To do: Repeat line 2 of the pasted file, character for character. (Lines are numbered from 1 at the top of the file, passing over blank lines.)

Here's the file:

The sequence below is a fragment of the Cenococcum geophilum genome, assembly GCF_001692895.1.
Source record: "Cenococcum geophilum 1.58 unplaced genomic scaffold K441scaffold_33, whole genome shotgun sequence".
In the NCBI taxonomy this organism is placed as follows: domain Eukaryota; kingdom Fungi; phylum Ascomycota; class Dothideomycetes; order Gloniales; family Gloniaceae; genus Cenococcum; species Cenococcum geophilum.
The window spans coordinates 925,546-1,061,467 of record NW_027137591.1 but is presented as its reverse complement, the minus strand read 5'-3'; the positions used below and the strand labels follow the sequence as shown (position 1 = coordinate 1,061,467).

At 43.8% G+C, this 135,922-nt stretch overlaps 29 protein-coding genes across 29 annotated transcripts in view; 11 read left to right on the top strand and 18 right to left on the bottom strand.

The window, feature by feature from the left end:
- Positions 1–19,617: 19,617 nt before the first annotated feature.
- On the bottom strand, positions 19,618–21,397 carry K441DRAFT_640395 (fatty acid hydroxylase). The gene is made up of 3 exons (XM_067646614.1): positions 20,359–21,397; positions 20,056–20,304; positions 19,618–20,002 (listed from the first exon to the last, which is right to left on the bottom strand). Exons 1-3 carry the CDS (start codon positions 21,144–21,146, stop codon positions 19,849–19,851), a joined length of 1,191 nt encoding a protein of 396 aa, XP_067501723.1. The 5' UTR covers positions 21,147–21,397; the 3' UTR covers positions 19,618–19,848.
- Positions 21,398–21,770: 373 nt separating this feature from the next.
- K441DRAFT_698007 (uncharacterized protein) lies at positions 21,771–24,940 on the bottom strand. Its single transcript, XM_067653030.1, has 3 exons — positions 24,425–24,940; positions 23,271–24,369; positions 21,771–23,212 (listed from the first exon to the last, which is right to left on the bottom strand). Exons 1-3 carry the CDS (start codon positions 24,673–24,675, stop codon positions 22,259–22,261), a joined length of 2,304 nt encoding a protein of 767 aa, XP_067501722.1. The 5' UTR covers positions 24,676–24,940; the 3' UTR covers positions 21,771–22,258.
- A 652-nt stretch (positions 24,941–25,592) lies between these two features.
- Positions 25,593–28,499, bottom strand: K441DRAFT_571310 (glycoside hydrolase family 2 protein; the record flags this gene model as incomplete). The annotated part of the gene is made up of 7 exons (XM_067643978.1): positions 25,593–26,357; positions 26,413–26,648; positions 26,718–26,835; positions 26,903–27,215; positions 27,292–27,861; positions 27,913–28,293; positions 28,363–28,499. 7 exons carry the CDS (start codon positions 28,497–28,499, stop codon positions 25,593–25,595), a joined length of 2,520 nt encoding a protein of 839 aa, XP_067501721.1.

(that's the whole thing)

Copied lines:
Source record: "Cenococcum geophilum 1.58 unplaced genomic scaffold K441scaffold_33, whole genome shotgun sequence".